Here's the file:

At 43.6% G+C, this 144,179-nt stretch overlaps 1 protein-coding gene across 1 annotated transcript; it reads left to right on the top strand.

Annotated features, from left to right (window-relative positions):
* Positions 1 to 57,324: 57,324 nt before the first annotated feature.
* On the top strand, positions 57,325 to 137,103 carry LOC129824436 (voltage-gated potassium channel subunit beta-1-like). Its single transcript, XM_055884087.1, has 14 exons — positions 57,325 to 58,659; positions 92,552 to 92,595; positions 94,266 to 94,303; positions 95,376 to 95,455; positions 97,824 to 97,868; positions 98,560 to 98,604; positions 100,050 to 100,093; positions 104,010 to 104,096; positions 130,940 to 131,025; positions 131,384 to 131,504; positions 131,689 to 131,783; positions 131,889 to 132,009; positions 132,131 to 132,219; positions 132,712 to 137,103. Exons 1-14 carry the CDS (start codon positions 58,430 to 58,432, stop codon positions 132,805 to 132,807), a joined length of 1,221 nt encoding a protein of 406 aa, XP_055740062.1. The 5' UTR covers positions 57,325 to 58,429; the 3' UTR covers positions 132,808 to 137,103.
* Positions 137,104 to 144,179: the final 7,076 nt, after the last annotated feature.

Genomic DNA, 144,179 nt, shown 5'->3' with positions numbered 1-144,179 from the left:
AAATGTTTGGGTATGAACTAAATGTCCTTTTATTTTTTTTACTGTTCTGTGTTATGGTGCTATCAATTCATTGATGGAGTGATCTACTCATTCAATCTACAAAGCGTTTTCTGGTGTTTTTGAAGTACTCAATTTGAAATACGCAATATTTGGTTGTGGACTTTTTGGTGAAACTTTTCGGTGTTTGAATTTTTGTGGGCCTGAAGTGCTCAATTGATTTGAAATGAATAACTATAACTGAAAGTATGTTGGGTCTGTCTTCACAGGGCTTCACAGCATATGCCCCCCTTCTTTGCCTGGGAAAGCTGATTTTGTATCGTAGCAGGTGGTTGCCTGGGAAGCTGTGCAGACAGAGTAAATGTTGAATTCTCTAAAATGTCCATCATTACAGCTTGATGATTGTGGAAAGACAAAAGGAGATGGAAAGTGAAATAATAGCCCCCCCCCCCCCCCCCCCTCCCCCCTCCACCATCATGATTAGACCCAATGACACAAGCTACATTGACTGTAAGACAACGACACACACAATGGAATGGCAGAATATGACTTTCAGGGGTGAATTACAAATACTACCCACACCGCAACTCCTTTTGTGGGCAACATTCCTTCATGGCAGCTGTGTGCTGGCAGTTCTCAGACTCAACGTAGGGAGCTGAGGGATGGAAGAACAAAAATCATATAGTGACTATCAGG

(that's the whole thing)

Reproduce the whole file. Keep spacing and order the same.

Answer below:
At 43.6% G+C, this 144,179-nt stretch overlaps 1 protein-coding gene across 1 annotated transcript; it reads left to right on the top strand.

Annotated features, from left to right (window-relative positions):
* Positions 1 to 57,324: 57,324 nt before the first annotated feature.
* On the top strand, positions 57,325 to 137,103 carry LOC129824436 (voltage-gated potassium channel subunit beta-1-like). Its single transcript, XM_055884087.1, has 14 exons — positions 57,325 to 58,659; positions 92,552 to 92,595; positions 94,266 to 94,303; positions 95,376 to 95,455; positions 97,824 to 97,868; positions 98,560 to 98,604; positions 100,050 to 100,093; positions 104,010 to 104,096; positions 130,940 to 131,025; positions 131,384 to 131,504; positions 131,689 to 131,783; positions 131,889 to 132,009; positions 132,131 to 132,219; positions 132,712 to 137,103. Exons 1-14 carry the CDS (start codon positions 58,430 to 58,432, stop codon positions 132,805 to 132,807), a joined length of 1,221 nt encoding a protein of 406 aa, XP_055740062.1. The 5' UTR covers positions 57,325 to 58,429; the 3' UTR covers positions 132,808 to 137,103.
* Positions 137,104 to 144,179: the final 7,076 nt, after the last annotated feature.

Genomic DNA, 144,179 nt, shown 5'->3' with positions numbered 1-144,179 from the left:
AAATGTTTGGGTATGAACTAAATGTCCTTTTATTTTTTTTACTGTTCTGTGTTATGGTGCTATCAATTCATTGATGGAGTGATCTACTCATTCAATCTACAAAGCGTTTTCTGGTGTTTTTGAAGTACTCAATTTGAAATACGCAATATTTGGTTGTGGACTTTTTGGTGAAACTTTTCGGTGTTTGAATTTTTGTGGGCCTGAAGTGCTCAATTGATTTGAAATGAATAACTATAACTGAAAGTATGTTGGGTCTGTCTTCACAGGGCTTCACAGCATATGCCCCCCTTCTTTGCCTGGGAAAGCTGATTTTGTATCGTAGCAGGTGGTTGCCTGGGAAGCTGTGCAGACAGAGTAAATGTTGAATTCTCTAAAATGTCCATCATTACAGCTTGATGATTGTGGAAAGACAAAAGGAGATGGAAAGTGAAATAATAGCCCCCCCCCCCCCCCCCCCTCCCCCCTCCACCATCATGATTAGACCCAATGACACAAGCTACATTGACTGTAAGACAACGACACACACAATGGAATGGCAGAATATGACTTTCAGGGGTGAATTACAAATACTACCCACACCGCAACTCCTTTTGTGGGCAACATTCCTTCATGGCAGCTGTGTGCTGGCAGTTCTCAGACTCAACGTAGGGAGCTGAGGGATGGAAGAACAAAAATCATATAGTGACTATCAGG